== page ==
Taking a closer look at four portraits available to view at Timothy Langston Fine Art & Antiques featuring women in history: Georgiana, Duchess of Devonshire, the Marquise de Maintenon, Louise de Bourbon and a Portrait of a Lady.
Georgiana, Duchess of Devonshire was a social icon, author and political activist. She was as famous for her beauty and charisma – as much as she was for socialising and gambling! She was a truly incredible person who was born into a political family. She supported Charles James Fox and Charles Grey in their political beliefs. Her marriage was was quite extraordinary. The 5th Duke was quite a cold and reserved individual. Georgiana worked against this and that’s what propelled her into the public life. Georgiana, herself actually described her life as a vortex of dissipation. She was recently brought back to life the 2008 film The Duchess starring Keira Knightley.
This portrait by John Downman was painted that we see is the high point of the artist’s career in the mid 1780s which also dovetailed with the high point Georgiana’s public career. It was in the 1784 election that she was campaigning quite vigorously for the Whig cause. When we look at her face in this picture we get the impression that there is something mischievous about her … as if her agenda is greater than simply sitting for an attractive picture.
The Marquise de Maintenon is a lady with the same formidable attitude that Georgiana possessed, only we see her 100 years earlier in history. She epitomises the rags to riches story. Born in a prison in 1635 to a murderous and treacherous father, at 15 she’s in a convent and shortly afterwards marries the 42 year old Paul Scarron, who is a witty intellectual who holds a salon in the Marais district of Paris. And it is through this sort of boiling pot of 17th Century glitterati that the Marquise de Maintenon eventually ends up meeting the mistress of Louis XIV and then goes on to be his mistress. So by the 1680s she is in all but name the Queen of France. And, after a period of time, does indeed become the uncrowned Queen of France.
In the painting she is swathed in the blue cloak with a very subtle ermine streak which is implying a regal status, but not overly emphasising it because her marriage was kept from the public quite secret. The picture is therefore a subtle reference to her status. A beautiful detail is the black servant bending forward with the posy of flowers. Flowers always have this resonance in art denoting the transience of life, the transience of perhaps her social status even. But she became, from very humble beginnings, the Queen of France in all her majesty at Versailles.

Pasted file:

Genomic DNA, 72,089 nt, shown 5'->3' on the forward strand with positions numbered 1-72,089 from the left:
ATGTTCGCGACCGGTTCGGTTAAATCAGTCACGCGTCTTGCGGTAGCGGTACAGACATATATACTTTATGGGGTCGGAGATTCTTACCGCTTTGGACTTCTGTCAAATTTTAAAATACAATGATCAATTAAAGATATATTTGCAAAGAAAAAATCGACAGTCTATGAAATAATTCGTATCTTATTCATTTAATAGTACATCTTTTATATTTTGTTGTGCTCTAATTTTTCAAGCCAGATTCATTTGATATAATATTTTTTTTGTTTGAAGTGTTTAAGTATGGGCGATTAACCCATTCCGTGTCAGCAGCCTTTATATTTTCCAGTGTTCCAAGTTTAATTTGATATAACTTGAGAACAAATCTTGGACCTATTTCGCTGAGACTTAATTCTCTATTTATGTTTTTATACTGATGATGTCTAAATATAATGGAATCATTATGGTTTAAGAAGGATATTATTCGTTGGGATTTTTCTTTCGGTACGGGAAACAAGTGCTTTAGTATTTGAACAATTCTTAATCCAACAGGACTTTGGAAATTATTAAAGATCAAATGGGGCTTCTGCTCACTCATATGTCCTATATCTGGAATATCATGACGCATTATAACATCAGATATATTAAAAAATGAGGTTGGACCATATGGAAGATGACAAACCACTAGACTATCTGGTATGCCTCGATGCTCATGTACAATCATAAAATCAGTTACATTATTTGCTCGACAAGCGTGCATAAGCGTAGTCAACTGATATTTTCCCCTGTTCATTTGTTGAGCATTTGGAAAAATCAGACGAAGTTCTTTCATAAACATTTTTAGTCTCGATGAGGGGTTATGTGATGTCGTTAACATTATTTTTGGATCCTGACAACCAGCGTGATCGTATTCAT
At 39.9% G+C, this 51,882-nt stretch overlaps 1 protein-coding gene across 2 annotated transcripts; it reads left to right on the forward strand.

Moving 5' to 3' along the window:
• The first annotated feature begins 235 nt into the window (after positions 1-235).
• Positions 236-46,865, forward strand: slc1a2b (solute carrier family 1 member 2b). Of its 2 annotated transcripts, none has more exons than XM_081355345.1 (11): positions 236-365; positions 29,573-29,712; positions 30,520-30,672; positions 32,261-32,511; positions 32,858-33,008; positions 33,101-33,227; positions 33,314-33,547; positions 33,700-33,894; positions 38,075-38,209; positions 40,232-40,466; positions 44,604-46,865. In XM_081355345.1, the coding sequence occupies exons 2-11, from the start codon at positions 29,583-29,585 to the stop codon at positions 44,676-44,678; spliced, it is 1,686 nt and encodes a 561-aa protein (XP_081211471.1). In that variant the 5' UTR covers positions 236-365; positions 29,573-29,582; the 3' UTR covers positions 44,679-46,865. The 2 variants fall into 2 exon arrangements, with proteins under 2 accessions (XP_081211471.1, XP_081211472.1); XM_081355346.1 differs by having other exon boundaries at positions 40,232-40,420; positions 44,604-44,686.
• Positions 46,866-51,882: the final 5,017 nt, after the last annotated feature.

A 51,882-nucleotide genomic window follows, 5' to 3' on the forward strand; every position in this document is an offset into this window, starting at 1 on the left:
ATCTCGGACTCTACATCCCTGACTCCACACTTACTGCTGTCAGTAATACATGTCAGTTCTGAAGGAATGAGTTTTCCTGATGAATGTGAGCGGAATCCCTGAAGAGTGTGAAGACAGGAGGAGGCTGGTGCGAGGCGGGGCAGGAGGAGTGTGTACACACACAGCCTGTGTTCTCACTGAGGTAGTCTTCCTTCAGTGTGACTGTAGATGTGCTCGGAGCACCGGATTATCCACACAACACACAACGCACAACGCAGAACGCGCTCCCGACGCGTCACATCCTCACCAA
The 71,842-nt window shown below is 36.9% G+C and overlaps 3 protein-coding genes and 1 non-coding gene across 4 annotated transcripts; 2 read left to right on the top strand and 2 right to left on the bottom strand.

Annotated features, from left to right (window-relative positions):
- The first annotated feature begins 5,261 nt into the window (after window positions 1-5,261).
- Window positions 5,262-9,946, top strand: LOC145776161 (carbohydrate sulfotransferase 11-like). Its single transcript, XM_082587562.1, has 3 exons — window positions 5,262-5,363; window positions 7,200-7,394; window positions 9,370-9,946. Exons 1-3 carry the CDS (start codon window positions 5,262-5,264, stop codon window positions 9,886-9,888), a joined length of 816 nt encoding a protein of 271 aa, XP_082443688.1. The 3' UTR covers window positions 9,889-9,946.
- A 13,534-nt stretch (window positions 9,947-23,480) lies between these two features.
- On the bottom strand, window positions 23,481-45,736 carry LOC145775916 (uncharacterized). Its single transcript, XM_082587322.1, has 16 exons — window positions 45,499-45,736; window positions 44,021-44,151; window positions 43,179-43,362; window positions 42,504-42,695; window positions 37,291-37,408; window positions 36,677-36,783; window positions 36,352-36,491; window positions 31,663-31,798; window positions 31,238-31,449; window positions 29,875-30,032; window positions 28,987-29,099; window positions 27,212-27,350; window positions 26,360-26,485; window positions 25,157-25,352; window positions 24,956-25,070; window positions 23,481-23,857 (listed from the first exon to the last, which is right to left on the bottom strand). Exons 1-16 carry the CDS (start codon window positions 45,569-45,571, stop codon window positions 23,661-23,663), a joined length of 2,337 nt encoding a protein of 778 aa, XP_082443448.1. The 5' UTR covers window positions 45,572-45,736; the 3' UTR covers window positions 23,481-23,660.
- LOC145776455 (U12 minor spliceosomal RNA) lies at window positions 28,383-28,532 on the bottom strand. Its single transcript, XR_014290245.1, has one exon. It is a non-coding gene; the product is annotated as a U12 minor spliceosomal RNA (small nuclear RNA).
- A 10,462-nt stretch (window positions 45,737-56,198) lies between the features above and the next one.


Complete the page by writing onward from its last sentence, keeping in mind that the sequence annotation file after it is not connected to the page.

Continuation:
One the charges of the Marquise de Maintenon when she became the Governess of Louis’s illegitimate children happens to be portrayed in this little picture here. It’s Louise de Bourbon, who was the eldest legitimatised daughter of Louis XIV, and as such meant that she could carry titles. She went on to become the Princess de Condé and Duchess of Bourbon. The hair that she has is very much a fashionable attribute of that time in the way its plied up high. It shows her as a very attractive lady, which she was, and she had many alliances at court due to her beauty and the ways she managed to use that to her advantage.
Finally this small pastel from the 1780s depicts rather than a portrait of someone we know, a portrait in which the image of a woman is alluding to a Classical goddess; in this case Venus. The arrow references the love story between Venus and Adonis, which was when Cupid’s arrow grazes Venus and she then turns and sees Adonis and falls helplessly and hopelessly in love. We see one particular artist that seems to shine through as a source of influence: François Boucher. He was a major French painter of the period and was a key artist in the development of sensuality in art in France in this period.
So to conclude here are four exceptional ladies depicted in equally exceptional ways and circumstances through a period of time from the late 17th century all the way through to the late 18th century and they show us individuals living at particular moments in history and are captivating because of it. You can see these pictures and many others at Timothy Langston Fine Art & Antiques on Pimlico Road and also on our website www.timothylangston.com